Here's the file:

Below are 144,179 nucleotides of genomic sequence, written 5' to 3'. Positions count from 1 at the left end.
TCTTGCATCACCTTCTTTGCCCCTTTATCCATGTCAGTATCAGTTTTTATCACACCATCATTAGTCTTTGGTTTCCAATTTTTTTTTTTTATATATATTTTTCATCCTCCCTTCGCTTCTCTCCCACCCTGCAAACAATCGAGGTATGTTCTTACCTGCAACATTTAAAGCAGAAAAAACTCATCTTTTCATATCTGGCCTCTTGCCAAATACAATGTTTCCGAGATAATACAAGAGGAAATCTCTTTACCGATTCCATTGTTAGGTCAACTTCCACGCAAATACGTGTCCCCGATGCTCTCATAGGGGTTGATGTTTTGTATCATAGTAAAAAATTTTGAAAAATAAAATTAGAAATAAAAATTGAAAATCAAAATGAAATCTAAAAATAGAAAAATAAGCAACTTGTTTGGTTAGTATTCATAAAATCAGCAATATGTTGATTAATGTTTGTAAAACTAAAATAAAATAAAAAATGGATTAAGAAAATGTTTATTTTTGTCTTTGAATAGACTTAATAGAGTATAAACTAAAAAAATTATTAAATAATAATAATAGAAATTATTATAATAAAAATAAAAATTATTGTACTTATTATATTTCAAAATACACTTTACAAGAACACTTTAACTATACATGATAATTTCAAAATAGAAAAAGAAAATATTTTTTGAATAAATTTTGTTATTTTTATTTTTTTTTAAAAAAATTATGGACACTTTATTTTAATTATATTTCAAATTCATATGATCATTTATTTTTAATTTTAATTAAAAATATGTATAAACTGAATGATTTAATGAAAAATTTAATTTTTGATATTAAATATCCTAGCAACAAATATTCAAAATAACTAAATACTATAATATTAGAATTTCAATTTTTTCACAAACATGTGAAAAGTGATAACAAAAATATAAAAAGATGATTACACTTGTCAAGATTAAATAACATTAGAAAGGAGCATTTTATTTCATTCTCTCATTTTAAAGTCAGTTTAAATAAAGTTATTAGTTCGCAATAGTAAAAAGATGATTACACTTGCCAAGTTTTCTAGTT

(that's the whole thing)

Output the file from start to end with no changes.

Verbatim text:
Below are 144,179 nucleotides of genomic sequence, written 5' to 3'. Positions count from 1 at the left end.
TCTTGCATCACCTTCTTTGCCCCTTTATCCATGTCAGTATCAGTTTTTATCACACCATCATTAGTCTTTGGTTTCCAATTTTTTTTTTTTATATATATTTTTCATCCTCCCTTCGCTTCTCTCCCACCCTGCAAACAATCGAGGTATGTTCTTACCTGCAACATTTAAAGCAGAAAAAACTCATCTTTTCATATCTGGCCTCTTGCCAAATACAATGTTTCCGAGATAATACAAGAGGAAATCTCTTTACCGATTCCATTGTTAGGTCAACTTCCACGCAAATACGTGTCCCCGATGCTCTCATAGGGGTTGATGTTTTGTATCATAGTAAAAAATTTTGAAAAATAAAATTAGAAATAAAAATTGAAAATCAAAATGAAATCTAAAAATAGAAAAATAAGCAACTTGTTTGGTTAGTATTCATAAAATCAGCAATATGTTGATTAATGTTTGTAAAACTAAAATAAAATAAAAAATGGATTAAGAAAATGTTTATTTTTGTCTTTGAATAGACTTAATAGAGTATAAACTAAAAAAATTATTAAATAATAATAATAGAAATTATTATAATAAAAATAAAAATTATTGTACTTATTATATTTCAAAATACACTTTACAAGAACACTTTAACTATACATGATAATTTCAAAATAGAAAAAGAAAATATTTTTTGAATAAATTTTGTTATTTTTATTTTTTTTTAAAAAAATTATGGACACTTTATTTTAATTATATTTCAAATTCATATGATCATTTATTTTTAATTTTAATTAAAAATATGTATAAACTGAATGATTTAATGAAAAATTTAATTTTTGATATTAAATATCCTAGCAACAAATATTCAAAATAACTAAATACTATAATATTAGAATTTCAATTTTTTCACAAACATGTGAAAAGTGATAACAAAAATATAAAAAGATGATTACACTTGTCAAGATTAAATAACATTAGAAAGGAGCATTTTATTTCATTCTCTCATTTTAAAGTCAGTTTAAATAAAGTTATTAGTTCGCAATAGTAAAAAGATGATTACACTTGCCAAGTTTTCTAGTT